Air Malta seeks American airline partnership

The Maltese Tourism Authority is making efforts to stimulate the American market, after years of silence in the U.S. market.

Air Malta is seeking to partner up with an American airline, in a move which it hopes will dig it out of the rut of operating losses in time for the EU-imposed deadline, next year.

The Maltese Tourism Authority is making efforts to stimulate the American market, after years of silence in the U.S. market.

Spearheaded by Michelle Buttigieg, MTA representative in the U.S. it hopes to rouse interest in the run-up to 2018 when Valletta becomes a European Capital of Culture. The hope is to spread the message that Malta has much more going for it than the beaches that its short-haul markets in Europe are so focused on.     

Buttigieg admits that the MTA needs to build up awareness in the U.S. “Consumer awareness is very low and so is agent awareness,” he said. “We don’t have the big budget to go after the mass market tourist in the U.S. and anyway we get that from our European markets. In the U.S. we are looking for high end travellers.”

In order to better inform both groups, the MTA has begun operating the Malta Specialist Program with Travel Agent Academy, a division of Travalliance, the publisher of TravelPulse.

Last year, Air Malta lost €16 million, largely due to competition from low-cost carriers like RyanAir. “We were losing money and we needed to cut costs,” said Joseph Galea, the airline’s deputy chief commercial officer.

In recent months the airline's financial position has improved slightly due to the drop in oil prices, but Galea thinks a longer-term solution would be for Air Malta to strike a deal with a U.S. carrier. “We are looking to create an alliance with an American carrier that serves key U.S. cities. For us, the U.S. is all about potential. It means a market that isn’t so focused in July and August,” said Galea, adding that an American alliance would add many more gateways and the flight times could be coordinated along with a seamless transference of luggage.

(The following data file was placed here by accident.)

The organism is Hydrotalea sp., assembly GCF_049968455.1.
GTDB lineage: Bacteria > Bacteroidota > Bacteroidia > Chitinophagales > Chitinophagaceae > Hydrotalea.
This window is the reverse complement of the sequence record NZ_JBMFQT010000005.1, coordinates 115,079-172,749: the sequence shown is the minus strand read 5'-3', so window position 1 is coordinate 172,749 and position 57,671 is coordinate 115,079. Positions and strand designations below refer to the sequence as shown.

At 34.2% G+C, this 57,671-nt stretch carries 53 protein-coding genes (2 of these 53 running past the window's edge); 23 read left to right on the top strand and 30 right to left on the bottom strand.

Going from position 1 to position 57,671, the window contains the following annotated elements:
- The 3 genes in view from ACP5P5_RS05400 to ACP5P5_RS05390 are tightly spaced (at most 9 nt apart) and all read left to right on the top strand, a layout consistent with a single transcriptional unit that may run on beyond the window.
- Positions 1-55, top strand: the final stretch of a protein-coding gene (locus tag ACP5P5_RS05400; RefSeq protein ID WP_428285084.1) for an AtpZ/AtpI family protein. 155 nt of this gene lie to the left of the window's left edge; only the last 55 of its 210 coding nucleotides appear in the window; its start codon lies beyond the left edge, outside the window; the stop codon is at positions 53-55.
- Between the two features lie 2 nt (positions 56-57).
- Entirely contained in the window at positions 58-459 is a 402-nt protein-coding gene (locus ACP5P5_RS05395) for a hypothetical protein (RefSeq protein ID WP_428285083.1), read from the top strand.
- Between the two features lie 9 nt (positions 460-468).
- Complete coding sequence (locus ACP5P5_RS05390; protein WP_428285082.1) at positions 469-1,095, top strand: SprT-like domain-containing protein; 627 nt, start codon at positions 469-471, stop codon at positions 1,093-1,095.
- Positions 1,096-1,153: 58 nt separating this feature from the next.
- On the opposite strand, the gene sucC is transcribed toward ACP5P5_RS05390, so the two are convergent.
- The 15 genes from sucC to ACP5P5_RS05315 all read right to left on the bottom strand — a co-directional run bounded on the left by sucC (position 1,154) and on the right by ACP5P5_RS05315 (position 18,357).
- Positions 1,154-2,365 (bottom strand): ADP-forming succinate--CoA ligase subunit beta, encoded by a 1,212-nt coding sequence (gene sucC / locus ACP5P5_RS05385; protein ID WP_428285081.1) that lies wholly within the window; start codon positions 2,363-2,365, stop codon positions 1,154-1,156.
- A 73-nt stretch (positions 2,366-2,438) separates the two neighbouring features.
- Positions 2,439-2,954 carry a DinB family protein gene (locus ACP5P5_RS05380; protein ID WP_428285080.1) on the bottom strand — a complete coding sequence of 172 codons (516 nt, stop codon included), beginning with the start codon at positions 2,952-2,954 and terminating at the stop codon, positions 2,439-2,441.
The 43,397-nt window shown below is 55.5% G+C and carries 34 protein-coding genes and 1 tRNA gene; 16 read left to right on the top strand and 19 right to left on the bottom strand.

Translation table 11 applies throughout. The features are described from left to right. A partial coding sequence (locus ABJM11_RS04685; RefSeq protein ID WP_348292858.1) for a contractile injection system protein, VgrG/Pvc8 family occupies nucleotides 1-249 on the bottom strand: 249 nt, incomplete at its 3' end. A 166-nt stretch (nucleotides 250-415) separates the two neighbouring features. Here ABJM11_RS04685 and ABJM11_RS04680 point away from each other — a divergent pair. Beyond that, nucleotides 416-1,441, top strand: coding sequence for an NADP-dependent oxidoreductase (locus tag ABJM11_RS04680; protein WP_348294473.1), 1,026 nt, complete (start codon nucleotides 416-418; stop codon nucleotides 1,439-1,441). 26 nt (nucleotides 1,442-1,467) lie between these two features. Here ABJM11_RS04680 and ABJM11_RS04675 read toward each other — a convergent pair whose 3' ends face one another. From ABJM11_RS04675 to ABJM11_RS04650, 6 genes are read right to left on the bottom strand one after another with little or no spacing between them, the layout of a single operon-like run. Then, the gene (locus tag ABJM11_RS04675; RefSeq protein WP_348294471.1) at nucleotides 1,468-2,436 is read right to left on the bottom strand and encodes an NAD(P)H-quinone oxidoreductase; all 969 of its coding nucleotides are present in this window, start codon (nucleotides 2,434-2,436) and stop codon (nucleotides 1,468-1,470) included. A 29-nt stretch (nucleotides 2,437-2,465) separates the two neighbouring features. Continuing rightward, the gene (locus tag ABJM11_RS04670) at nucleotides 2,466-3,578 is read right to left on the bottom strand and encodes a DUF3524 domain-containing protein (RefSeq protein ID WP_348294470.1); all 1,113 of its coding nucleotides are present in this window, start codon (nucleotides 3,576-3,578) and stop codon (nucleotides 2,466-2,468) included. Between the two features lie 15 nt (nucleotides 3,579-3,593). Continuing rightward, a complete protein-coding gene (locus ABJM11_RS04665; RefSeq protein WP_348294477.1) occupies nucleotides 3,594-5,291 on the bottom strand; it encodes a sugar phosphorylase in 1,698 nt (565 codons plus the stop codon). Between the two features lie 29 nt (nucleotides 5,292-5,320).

On the 13th of March Air Malta unveiled its summer schedule of 160 weekly flights. Between March and October the airline expects to carry 1.2 million passengers. This summer, Air Malta will operate direct-scheduled flights to 26 European gateways that are the backbone of its business.

The EU restructuring plan dictates that Air Malta must break even by next year and a strategic partner would make that more likely.

Although Europe will remain Air Malta’s core market, the introduction of an American carrier would create a less disjointed journey from the U.S. into Malta and would hopefully increase the present meagre 22,000 U.S. arrivals on the island.

American tourists may well also spread the season into the shoulder months. “Seasonality spread is a tough challenge,” said Galea. “We are creating events for January and February, but ultimately we need unique reasons to come to Malta.”